Fall Session - The Ohio Legislature
The legislature continues to be quiet since the budget bills were enacted in July.
A couple of committees have started to meet during the last week, but the schedule is very light. This is common for summer recess and after a rush of action the first part of the year to pass multiple budget bills. The plan for fall session likely will take greater shape here in the next couple of weeks with members making their way back to Columbus and leadership continuing to meet to discuss which issues will become priorities.
Energy For and Against Ohio’s HB 6
The bill was passed by both Houses and later signed by the Governor in late July. For most bills, that is the end of the process. For this highly publicized bill, the debate continues. Ohioans Against Corporate Bailouts (OACB) formed in attempt to repeal HB 6. The goal is to place a referendum before voters on the 2020 ballot.
After a first attempt at ballot access failed, the group was successful in having the Ohio Attorney General certify its summary of the proposed referendum. The Ohio Secretary of State then verified the initial 1,000 signatures. These administrative actions allow the group and its petitioners to begin collecting the nearly 265,000 signatures from registered voters needed to put the measure on the ballot. Those signatures must reach a threshold in at least 44 of Ohio's 88 counties equal to or greater than 3 percent of the total vote cast in the county for the office of governor at the last gubernatorial election. The deadline for submitting the signatures is Oct. 21st.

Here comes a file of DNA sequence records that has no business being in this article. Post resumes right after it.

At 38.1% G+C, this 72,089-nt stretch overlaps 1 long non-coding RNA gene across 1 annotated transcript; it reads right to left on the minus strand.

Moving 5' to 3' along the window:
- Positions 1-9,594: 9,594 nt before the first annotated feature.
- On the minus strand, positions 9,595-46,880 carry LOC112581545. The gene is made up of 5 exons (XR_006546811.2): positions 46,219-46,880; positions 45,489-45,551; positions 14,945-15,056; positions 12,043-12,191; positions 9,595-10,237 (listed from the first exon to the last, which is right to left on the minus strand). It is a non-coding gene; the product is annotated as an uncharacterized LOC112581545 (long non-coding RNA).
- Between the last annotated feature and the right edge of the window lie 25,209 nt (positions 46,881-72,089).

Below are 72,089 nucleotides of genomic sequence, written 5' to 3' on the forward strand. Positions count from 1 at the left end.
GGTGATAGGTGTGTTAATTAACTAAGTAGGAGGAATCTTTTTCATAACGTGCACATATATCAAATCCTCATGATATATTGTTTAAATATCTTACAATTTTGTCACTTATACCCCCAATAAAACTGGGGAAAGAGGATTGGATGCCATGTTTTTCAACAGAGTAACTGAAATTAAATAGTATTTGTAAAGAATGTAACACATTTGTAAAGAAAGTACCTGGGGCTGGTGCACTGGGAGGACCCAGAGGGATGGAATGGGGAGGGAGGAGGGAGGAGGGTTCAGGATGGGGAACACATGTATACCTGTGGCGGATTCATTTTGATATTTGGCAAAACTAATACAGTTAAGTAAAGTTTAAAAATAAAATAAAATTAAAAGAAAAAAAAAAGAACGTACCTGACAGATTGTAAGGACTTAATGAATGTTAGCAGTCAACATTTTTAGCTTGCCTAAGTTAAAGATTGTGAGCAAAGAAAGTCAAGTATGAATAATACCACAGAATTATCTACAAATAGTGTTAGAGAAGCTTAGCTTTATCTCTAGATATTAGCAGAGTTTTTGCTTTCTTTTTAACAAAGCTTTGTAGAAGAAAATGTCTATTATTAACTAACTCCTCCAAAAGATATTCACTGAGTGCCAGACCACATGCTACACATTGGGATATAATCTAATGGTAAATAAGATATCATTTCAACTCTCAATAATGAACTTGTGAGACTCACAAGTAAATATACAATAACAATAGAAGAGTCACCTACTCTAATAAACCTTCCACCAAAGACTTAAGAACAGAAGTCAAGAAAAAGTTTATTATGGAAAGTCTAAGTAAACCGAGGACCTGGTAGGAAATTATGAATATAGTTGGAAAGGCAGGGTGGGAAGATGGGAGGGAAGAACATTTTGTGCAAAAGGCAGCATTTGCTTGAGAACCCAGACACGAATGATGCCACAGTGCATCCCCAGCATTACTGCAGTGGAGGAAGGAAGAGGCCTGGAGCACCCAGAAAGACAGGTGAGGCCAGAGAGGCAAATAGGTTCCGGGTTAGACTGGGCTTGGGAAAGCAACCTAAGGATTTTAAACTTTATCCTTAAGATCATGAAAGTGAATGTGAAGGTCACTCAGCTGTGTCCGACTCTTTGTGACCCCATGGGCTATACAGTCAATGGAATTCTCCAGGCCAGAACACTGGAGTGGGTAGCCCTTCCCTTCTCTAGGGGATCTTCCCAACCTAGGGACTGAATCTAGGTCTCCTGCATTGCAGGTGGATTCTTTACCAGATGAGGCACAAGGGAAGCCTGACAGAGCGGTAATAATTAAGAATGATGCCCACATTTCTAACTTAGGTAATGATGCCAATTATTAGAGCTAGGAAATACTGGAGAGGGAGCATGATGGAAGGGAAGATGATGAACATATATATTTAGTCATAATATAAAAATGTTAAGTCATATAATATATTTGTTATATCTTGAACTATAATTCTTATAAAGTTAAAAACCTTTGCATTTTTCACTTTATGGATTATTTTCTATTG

To combat a possible ballot vote, a pro HB 6 group, Ohioans for Energy Security (OES), aired its first ad on television, cable and radio stations all over Ohio. The ad focuses attention on what it said are funding repeal efforts of HB6, which gives subsidies to Ohio's two nuclear power plants. The ad mentions the Chinese government.
In more action, FirstEnergy Solutions sued asking the Ohio Supreme Court to block the referendum attempt because HB 6 in their eyes is a tax levy and cannot constitutionally be up for a referendum. Ohioans Against Corporate Bailouts fought back against this line of argument. Some elected officials that voted for HB 6 echoed the idea that it is not a tax and were upset that this argument is being made. The debate continues.
Changes to Ohio’s Constitutional Amendment Process Proposed
HJR 1 (Constitutional Amendments) was introduced by Rep. Kyle Koehler (R-Springfield) the resolution would modify certain citizen signature requirements for a proposed constitutional amendment by initiative petition. Part of the argument for this type of amendment is that out of state groups have continued efforts in multiple elections to access Ohio’s ballot. The resolution resides in the House Civil Justice Committee. The plan would require signatures from at least 10% of the electors from each of 53 counties. Opponents say this will only make it harder to achieve citizen-led change to the Ohio Constitution. The current process, in contrast, requires signatures obtained from 44 counties with those totaling at least 5% the total vote cast for governor in each county. The sponsor believes a hearing will occur in the next couple of weeks. There were proposals on this issue last session which failed to gain enough traction to pass.